Is dog mushing a dying sport? A look at the anemic entry list on the Iditarod and the Yukon Quest would certainly lead one to that conclusion. Iditarod entries currently number less than 30. The Yukon Quest had almost no one enter the 2022 event and 2023 presently has 11 teams signed up to run the 550-mile event.
The rising costs in a sport that provides little potential for return is certainly an important factor. Dog food prices have risen between 20-40% in the past couple of years. Gasoline prices, an item one might think not so important to a dog yard, has a terrific impact on a racing team.
Dogs begin training in August, long before there is snow. The team is hitched to an ATV to start conditioning. Young dogs, dogs new to the team and older veterans all will get their start on the four-wheeler. An ATV is a 10-mile-per-gallon rig.
August, September, October. November is half gone by, and many kennels do not yet have adequate snow for a sled. A long distance yard will be doing 40-mile runs or better by now.
Economics is big reason for declining entries, certainly. Other factors are not so cut-and-dried, not so easy to see or understand. The older mushers who we have watched for many seasons are just that: older. They still like their critters and enjoy the trail, but it may be tougher to get motivated for the training grind.
The next tier of drivers are in the family-raising years. That makes it hard to justify the time away from family to train and race. Young guys and gals? There just aren’t as many outdoorsy folks as there used to be.
Long distance races have been tweaking their formats a bit in hopes of attracting more competitors. The Iditarod definitely has a residue of COVID-19 issues. The race route and resulting checkpoint protocols leave little room for change.
The Yukon Quest Alaska has made major changes to its format since COVID-19 and the resulting break with the Canadians. The Quest has become a 550-mile race. This may be more attractive to the new age musher.
A look at sign-up lists on both Quest and Iditarod will show many names unfamiliar to the average mushing fan. The dog driver of today wants more race support, better trails, media coverage and a decent purse. Drivers want to have contact with their home kennels and friends while on the trail. That means electronics.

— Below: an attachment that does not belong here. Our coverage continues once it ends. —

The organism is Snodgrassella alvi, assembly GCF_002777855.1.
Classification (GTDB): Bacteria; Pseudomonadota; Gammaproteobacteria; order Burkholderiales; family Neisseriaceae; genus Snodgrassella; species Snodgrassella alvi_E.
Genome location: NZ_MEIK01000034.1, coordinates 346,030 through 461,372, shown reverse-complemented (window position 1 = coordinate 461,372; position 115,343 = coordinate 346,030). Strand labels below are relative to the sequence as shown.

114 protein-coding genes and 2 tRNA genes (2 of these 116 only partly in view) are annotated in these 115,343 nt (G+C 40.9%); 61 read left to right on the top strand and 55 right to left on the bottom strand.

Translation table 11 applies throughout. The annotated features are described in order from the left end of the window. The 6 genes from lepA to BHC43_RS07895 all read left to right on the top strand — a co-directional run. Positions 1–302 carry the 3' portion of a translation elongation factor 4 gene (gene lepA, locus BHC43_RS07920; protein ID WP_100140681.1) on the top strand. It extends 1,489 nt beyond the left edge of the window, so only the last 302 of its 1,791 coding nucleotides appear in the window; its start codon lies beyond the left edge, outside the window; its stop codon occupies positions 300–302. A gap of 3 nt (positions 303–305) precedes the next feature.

On the other hand, sprint races are not facing the same issues. Indeed, sprints have not suffered quite the same downturn. The entries for the more visible races, at least in Alaska, have shown a small uptick. Sprinters have an easier time managing their dog yards than distance runners. There are fewer dogs and less training time in most sprint yards. Sprint drivers can train dogs after work.
The troubling factor in sprint, as well as distance, is the lack of young folks. Where are the upcoming dog drivers? Maybe at home? I talked with several young people, not in Alaska, who work in humane society kennels and with large animal shelters.
The kids tell me they are having to work a lot of overtime because of the lack of available help. I was told unequivocally that young people want to work from home — online. We don’t necessarily have to buy that, but it is an interesting concept.
There are undoubtedly many more factors involved in the decline of racing dog teams. Trail access — especially for stateside and out of country teams — is also a major contributor to the dearth of entries. When Fur Rendezvous time comes around, we will see what part the economy is playing in our state sport. Whatever the reasons for the downturn, this is nothing new for the sport. Dog racing has ebbed and risen again since the early 1900s. Let us hope this is the bottom of the downturn. Dog driving is probably the only sport that celebrates the days of yesteryear; let’s not lose it.